This article addresses some fundamental issues on fraud prevention and control and their implications on socio-economic development of Nigeria using its public sector machinery.

Using the records compiled from early study covering 637 reported fraud cases in Nigeria, which were committed between 1970-1990 in respect of three-tiers of government selected from ten (10) states, the study employs chi-square technique to test the dependence of the types of fraud and the areas covered on the public sector organisation in which they are committed.

The study establishes the dependence and calls for systematic review of audit approach among others, to give special attention to fraud dimensions and areas, drawing largely from behavioral, equity, sociological and ethical principles.

1.1       Introduction

Public demands and expectations at the grassroots for the provision of essential social and basic services using government resources have continued to be astronomically high, as manifested by rising pressure on the resources with which to satisfy these.  This assertion is not difficult to appreciate if we accept the simple fact that the strength of any government depends on the success of its development programmes, which largely depend on an effective implementation of its policies, by its bureaucrats and technocrats.  It is obvious that social, political and economic development involves the effectiveness and the efficiency of the bureaucracy on one hand and the probity of the bureaucrats on the other.  Government exists to serve the interest of the citizens.  There must therefore be a way of holding the former accountable to the latter.

Huge amount of money is lost through fraud or due to internal control inadequacies and other criminal temptations, which to say the least, drains the nation’s meager resources through fraudulent means with its far-reaching and attendant consequences on the development or even socio-economic or political programmes of the nation.  Thus, like Kamaluddeen (1991:1) observes “billions of Naira is lost in the public sector every year through fraudulent means”.  This, he argues represents only the amount that is ferreted out and made public.  Indeed much more substantial or huge sums are lost in undetected frauds or those that are for one reason or the other hushed up.  Cases of frauds in the public sector are so pronounced that everyone in every segment of the public service, could seem to be involved in one way or the other in some of these nasty acts.  This assertion is not difficult to appreciate if we accept and adopt the simple definition of fraud as any deliberate false act aimed at deceiving or harming any party, individual or corporate body, in any manner.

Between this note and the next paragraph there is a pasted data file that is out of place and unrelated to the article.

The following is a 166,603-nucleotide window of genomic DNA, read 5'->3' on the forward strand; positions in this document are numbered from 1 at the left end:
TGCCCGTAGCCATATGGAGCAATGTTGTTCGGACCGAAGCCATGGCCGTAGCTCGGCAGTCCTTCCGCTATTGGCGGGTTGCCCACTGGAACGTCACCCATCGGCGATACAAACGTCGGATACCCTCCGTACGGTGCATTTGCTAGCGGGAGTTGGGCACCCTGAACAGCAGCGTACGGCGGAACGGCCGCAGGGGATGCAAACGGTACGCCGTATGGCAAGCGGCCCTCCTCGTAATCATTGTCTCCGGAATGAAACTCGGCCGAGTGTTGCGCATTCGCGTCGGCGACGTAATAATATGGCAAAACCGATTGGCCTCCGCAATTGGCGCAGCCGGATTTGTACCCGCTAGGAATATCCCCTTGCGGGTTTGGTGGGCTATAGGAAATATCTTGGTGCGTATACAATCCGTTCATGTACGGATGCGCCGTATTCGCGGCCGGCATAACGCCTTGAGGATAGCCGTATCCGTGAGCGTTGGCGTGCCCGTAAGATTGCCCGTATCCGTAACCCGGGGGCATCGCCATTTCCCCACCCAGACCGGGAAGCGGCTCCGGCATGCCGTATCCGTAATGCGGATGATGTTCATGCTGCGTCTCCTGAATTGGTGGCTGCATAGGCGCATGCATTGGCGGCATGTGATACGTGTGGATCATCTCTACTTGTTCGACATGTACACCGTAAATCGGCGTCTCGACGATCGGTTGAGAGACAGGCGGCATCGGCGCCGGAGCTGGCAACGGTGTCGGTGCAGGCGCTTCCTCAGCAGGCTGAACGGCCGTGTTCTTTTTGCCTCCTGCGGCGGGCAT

Haladu (1991:6) puts it starkly when he observes that:

The bane of financial administration in Nigeria has since the oil boom years a period under which the foregoing observation becomes relevant, has been the existences of structurally weak control mechanism, which create a variety of loopholes that have tended to facilitate and sustain, corrupt practices.  This is coupled, of course, with the fact that there is a near total absence of the notion and ethics of accountability in the conduct of public affairs in the country.

“The Guardian” in its issue of Wednesday, August 14th 1996 carried a story: “Public service staff Audit Report Ready”.  The article referred to the report of the Task Force on Staff Audit in the Federal public service inaugurated in March 1996 to investigate the incidence of ghost workers in 29 Federal ministries and about 500 Federal parastatals.  Indeed, the setting up of the Task Force was necessitated by the rampant discovery of ghost workers in the nominal roll of most government extra-ministerial departments, ministries and parastatals.  What came out of this Task Force and to what extent has it served, as adequate preventive measure is not clear to many academic and political observers!